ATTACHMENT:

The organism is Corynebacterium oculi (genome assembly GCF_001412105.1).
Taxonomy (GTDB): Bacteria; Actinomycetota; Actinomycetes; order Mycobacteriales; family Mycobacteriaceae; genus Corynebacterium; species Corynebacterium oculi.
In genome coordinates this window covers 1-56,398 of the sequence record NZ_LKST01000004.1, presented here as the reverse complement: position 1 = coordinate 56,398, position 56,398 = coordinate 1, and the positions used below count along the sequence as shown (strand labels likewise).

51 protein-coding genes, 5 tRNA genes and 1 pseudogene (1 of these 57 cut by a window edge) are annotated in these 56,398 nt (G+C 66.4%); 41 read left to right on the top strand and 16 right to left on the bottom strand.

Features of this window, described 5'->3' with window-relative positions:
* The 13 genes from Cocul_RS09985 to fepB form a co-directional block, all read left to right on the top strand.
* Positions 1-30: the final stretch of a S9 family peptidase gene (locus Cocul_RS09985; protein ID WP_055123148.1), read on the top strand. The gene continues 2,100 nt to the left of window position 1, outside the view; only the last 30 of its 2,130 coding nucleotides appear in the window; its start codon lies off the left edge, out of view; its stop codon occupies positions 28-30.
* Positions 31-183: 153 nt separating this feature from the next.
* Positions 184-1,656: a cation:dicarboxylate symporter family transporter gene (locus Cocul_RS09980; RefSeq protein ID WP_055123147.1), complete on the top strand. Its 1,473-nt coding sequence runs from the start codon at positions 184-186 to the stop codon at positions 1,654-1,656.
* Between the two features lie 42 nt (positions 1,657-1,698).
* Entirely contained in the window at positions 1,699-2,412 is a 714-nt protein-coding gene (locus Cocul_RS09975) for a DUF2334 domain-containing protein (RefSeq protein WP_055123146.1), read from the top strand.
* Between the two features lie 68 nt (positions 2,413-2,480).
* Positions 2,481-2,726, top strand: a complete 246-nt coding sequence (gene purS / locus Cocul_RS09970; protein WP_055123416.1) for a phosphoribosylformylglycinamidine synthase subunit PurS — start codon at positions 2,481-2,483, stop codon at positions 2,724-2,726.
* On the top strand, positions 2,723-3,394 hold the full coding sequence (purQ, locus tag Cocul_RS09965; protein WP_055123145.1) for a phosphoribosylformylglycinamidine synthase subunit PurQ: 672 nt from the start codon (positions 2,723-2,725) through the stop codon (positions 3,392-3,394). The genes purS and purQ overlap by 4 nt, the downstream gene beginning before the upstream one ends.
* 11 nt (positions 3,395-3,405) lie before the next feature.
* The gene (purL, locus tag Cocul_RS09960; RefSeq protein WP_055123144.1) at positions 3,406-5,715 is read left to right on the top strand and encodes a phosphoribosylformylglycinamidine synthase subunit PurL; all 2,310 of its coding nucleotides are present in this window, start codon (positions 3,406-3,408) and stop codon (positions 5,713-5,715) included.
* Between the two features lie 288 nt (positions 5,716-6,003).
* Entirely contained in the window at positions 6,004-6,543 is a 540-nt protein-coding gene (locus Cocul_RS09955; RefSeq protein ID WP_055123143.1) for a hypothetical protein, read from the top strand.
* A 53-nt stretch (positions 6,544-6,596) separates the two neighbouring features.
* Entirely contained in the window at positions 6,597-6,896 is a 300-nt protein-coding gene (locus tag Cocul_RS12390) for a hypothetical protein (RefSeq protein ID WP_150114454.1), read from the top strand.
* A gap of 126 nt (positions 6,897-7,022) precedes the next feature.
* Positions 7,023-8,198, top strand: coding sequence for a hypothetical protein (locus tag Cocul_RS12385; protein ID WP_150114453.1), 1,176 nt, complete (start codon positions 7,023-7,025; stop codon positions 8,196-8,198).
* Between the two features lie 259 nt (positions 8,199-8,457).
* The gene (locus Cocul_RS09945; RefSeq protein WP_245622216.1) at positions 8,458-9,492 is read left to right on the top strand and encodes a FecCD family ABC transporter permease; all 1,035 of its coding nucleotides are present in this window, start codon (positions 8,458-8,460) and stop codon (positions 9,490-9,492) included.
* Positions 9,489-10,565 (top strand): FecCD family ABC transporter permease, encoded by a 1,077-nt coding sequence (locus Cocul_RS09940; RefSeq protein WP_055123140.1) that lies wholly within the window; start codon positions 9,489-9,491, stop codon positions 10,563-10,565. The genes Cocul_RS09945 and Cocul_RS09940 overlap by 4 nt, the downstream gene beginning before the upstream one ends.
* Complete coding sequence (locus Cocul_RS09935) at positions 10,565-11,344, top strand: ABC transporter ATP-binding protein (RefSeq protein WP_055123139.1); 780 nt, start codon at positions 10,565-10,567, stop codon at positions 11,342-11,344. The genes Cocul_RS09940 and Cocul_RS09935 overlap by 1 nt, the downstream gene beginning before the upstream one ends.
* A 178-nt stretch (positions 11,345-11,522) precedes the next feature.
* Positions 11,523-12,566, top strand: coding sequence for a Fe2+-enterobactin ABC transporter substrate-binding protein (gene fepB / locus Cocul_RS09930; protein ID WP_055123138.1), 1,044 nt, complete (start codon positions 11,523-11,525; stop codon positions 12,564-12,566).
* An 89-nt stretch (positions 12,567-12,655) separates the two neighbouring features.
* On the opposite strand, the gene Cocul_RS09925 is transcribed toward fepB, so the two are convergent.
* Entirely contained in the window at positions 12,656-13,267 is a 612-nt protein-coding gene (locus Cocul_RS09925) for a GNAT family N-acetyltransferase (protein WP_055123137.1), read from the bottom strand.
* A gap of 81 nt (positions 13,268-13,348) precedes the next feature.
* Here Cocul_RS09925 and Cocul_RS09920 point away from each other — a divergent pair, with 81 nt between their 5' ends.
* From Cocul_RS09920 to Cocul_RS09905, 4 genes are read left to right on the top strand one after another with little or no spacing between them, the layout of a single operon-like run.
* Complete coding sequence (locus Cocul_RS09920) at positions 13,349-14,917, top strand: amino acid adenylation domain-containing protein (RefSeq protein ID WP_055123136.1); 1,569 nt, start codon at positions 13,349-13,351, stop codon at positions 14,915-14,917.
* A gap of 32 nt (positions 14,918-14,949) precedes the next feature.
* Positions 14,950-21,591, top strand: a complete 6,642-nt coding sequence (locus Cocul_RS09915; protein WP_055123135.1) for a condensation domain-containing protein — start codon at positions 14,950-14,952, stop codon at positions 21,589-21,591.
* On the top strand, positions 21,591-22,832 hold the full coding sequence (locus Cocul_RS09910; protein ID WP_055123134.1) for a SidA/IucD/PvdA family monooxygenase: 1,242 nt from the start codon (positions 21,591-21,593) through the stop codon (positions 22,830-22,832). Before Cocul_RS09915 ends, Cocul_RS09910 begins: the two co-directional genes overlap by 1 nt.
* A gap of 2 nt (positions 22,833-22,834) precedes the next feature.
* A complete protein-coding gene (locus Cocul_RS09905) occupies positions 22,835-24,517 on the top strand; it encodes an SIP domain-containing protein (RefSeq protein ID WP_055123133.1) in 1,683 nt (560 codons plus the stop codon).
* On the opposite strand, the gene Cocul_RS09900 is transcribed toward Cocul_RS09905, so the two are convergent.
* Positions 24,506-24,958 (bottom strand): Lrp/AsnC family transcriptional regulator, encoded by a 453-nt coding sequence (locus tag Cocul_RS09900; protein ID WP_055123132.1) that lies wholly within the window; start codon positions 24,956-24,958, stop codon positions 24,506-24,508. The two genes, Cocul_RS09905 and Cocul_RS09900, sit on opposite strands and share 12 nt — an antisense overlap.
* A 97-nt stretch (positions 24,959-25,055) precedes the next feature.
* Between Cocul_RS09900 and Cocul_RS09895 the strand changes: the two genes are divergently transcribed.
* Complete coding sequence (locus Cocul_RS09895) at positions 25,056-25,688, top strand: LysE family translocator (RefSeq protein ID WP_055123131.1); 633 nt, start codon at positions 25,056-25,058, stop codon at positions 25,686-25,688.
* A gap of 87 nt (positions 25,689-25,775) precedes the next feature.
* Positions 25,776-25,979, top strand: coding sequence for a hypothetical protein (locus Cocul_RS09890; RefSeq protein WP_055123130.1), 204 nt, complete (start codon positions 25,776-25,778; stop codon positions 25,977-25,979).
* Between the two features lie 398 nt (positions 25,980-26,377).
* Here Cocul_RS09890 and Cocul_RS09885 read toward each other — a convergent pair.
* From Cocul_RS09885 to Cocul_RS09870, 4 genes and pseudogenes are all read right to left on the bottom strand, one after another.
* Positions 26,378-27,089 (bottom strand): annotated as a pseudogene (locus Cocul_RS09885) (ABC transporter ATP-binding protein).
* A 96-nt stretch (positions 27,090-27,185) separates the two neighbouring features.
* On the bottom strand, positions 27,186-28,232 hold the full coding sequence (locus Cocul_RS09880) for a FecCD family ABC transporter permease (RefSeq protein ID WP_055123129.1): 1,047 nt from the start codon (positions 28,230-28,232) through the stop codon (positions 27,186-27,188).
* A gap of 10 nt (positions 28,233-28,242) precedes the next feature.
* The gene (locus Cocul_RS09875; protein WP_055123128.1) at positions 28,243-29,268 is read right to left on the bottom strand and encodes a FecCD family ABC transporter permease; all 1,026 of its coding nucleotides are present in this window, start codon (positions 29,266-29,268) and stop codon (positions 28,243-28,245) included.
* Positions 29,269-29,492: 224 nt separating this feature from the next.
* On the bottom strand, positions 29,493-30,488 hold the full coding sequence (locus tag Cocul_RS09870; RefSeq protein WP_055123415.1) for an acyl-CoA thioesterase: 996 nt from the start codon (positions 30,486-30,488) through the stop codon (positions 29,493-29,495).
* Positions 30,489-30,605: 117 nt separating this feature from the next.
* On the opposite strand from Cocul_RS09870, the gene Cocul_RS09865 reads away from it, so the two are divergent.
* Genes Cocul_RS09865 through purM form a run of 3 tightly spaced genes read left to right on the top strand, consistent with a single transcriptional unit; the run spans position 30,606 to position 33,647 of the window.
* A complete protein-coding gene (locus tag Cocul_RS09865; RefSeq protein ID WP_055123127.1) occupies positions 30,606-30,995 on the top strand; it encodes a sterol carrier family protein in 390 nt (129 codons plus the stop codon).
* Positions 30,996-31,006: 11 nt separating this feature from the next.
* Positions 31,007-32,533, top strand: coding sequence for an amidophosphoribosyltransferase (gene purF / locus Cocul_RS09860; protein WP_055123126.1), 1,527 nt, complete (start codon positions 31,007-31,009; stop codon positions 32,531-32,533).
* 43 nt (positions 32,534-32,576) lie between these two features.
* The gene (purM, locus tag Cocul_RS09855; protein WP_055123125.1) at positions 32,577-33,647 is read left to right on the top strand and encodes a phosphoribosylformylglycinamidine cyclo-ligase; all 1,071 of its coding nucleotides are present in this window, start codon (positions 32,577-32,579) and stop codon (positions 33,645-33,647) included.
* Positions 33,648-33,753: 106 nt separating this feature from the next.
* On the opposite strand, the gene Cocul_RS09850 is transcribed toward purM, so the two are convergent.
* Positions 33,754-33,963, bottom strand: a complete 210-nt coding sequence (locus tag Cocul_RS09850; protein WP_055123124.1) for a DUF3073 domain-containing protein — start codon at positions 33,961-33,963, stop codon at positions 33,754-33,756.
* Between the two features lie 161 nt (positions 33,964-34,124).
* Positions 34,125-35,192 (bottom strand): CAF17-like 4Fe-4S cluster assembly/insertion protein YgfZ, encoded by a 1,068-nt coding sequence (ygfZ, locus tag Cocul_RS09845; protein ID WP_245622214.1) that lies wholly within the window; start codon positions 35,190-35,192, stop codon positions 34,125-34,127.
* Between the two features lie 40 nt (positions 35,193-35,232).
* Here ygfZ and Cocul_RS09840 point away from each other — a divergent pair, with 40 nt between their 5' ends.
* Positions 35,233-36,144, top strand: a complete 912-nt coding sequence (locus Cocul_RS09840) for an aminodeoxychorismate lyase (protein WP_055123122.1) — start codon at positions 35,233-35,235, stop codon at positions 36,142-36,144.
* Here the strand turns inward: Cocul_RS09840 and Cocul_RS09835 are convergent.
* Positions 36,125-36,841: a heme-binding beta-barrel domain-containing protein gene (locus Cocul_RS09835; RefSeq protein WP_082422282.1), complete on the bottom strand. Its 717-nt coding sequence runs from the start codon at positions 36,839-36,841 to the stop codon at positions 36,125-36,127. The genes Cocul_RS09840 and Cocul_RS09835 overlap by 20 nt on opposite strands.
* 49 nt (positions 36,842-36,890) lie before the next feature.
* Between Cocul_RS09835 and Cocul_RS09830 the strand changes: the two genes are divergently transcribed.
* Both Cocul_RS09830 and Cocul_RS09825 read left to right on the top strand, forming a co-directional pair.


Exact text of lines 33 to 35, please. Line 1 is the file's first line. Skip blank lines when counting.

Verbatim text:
* Here Cocul_RS09925 and Cocul_RS09920 point away from each other — a divergent pair, with 81 nt between their 5' ends.
* From Cocul_RS09920 to Cocul_RS09905, 4 genes are read left to right on the top strand one after another with little or no spacing between them, the layout of a single operon-like run.
* Complete coding sequence (locus Cocul_RS09920) at positions 13,349-14,917, top strand: amino acid adenylation domain-containing protein (RefSeq protein ID WP_055123136.1); 1,569 nt, start codon at positions 13,349-13,351, stop codon at positions 14,915-14,917.